Evolution and conservation genomics of endangered wildlife



This research line is at the interface of ecology and evolution, employing computational approaches to reconstruct population history and to study basic and applied questions associated with adaptation, behavior, and taxonomy. Research programs feature species of conservation concern, utilize population genetics and phylogenetics to assess species’ natural history, define management units and provide scientific foundation for conservation programs in situ and ex situ.

Fewer than 4,000 free-ranging tigers remain in the wild. Efforts to protect these remaining tigers have also been partially stymied by uncertainty about whether they represent six, five or only two subspecies. In 2004, my colleagues and I published our work on tiger genetic ancestry and phylogeography (Luo et al. 2004), in which we recognized six extant subspecies and split the Malayan tiger from its Indochinese counterpart as a distinct, new living subspecies Panthera tigris jacksoni. Subsequently we further elucidated that the extinct Caspian tiger was not significantly different from the extant Amur tiger (Driscoll et al. 2009; Driscoll et al. 2012) and revealed a close molecular genetic affinity of the extinct Javan and Bali tigers and living Sumatran tiger, with ancient DNA approaches (Xue et al. 2015). In addition, some other publications on genetics of tigers including review of conservation genetic applications in tiger (Luo et al. 2010) and optimization of a multiplex microsatellite panel for identification of individual, subspecies and sex in tigers (Zou et al. 2015). More recently, we presented genome-wide evidence for the tiger’s origin, evolution and adaptation based on whole genome sequencing data from 32 voucher specimens (Liu et al. 2018). The time to the most recent common ancestor for modern tigers was traced back to 110 kya and six living subspecies was validated, or Amur, Indochinese, Malayan, Bengal, Sumatran and South China tigers. Signals of positive selection was identified in the Sumatran tiger, likely associated with smaller body size and thus adaptation to the tropical Sunda Islands (Liu et al. 2018; Luo et al. 2019).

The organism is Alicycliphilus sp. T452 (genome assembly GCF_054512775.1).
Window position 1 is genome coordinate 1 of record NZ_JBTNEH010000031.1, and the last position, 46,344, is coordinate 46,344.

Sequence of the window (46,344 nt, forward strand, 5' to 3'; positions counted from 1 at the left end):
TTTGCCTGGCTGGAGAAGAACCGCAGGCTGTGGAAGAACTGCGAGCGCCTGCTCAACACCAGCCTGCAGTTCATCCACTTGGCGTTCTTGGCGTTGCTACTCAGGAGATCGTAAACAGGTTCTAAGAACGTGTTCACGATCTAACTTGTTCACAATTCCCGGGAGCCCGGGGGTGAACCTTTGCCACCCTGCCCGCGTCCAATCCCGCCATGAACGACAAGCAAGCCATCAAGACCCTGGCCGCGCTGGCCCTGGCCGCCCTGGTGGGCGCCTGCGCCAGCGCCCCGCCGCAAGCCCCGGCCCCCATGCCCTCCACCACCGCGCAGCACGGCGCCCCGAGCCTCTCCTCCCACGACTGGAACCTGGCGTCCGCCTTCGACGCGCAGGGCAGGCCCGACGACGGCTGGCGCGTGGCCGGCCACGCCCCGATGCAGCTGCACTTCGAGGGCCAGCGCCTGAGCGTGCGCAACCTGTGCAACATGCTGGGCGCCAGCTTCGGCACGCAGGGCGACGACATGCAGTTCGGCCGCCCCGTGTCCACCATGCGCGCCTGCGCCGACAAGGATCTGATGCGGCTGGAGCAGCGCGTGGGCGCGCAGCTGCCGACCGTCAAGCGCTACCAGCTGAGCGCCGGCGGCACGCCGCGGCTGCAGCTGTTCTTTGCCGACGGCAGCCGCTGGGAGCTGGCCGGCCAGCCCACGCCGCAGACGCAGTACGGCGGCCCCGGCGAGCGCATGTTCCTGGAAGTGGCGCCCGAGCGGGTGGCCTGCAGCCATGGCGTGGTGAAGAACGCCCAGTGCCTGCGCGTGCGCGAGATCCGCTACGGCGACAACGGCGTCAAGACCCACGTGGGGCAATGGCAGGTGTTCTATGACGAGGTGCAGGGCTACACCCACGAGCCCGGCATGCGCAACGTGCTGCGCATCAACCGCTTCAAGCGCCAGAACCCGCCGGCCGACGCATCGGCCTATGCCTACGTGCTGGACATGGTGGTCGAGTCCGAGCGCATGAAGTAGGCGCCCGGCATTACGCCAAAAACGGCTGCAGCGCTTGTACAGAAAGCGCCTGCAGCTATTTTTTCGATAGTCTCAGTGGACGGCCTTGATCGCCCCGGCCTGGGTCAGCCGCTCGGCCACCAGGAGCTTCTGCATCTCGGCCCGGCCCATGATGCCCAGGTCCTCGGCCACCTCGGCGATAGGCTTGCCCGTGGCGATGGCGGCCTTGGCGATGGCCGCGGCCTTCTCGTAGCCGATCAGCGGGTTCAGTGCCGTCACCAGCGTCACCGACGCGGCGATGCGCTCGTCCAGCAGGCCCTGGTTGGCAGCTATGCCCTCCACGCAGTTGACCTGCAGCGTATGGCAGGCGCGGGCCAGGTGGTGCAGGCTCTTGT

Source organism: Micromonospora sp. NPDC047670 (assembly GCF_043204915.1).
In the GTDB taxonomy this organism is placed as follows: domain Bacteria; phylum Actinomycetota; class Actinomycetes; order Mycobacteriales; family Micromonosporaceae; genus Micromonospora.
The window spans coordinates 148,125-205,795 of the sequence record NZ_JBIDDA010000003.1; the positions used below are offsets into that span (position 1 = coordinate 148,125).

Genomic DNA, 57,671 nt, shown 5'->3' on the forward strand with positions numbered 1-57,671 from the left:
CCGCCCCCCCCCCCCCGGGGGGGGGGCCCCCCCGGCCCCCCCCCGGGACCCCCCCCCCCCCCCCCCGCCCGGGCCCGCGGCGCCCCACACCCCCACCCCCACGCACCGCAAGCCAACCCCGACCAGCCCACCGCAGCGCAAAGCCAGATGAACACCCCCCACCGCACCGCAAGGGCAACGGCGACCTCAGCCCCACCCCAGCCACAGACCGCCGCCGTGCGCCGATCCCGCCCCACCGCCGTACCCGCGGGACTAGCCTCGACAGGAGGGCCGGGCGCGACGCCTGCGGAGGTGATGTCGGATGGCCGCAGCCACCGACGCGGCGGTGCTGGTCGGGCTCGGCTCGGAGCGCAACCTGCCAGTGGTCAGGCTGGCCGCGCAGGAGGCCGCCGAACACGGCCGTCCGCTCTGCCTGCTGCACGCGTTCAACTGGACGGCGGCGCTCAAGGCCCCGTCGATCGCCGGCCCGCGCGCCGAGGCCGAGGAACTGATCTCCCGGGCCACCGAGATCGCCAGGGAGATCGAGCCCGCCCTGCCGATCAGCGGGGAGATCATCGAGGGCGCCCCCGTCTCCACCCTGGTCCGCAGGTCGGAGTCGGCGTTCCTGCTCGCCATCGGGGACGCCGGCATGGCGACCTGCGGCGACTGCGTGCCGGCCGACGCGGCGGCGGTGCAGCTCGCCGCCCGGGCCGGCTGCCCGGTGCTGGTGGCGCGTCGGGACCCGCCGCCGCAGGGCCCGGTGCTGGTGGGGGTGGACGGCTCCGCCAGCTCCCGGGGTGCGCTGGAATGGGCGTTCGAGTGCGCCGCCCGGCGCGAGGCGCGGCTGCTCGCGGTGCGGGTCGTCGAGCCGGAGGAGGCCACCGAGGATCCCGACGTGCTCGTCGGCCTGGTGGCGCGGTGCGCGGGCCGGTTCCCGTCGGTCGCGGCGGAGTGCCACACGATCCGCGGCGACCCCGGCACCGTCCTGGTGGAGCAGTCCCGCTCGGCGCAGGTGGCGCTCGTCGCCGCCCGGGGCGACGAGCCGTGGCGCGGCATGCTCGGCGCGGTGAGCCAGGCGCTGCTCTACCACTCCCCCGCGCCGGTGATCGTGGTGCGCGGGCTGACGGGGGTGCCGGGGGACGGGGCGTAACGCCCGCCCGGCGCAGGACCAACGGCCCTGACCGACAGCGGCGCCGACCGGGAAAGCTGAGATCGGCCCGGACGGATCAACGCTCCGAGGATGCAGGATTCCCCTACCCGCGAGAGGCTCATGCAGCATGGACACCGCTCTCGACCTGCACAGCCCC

In addition, this line of research has also encompassed a wide range of endangered species with evolutionary or conservation significance. We completed comparative phylogeography of six sympatric Asian felids based on 445 specimens and revealed several novel aspects about the biogeographical history of Southeast Asia, including a major divergence between the Indochinese and Sundaic felids on the Thai-Malay Peninsula (Luo et al. 2014). The first complete phylogeny of pangolins was generated, providing a solid scientific basis for molecular tracing of the world’s most trafficked mammals (Gaubert et al. 2017). Within the landscape of China, we illustrated for the first time the very recent fragmentation effect of the Qinghai-Tibet railway on the landscape genetics of the endangered Przewalski’s gazelle (Yu et al. 2017).




< top>

< back>


Luo Lab, School of Life Sciences, Peking University, Beijing, 100871, China
Tel: +86-10-6275 2307 | E-mail: [email protected]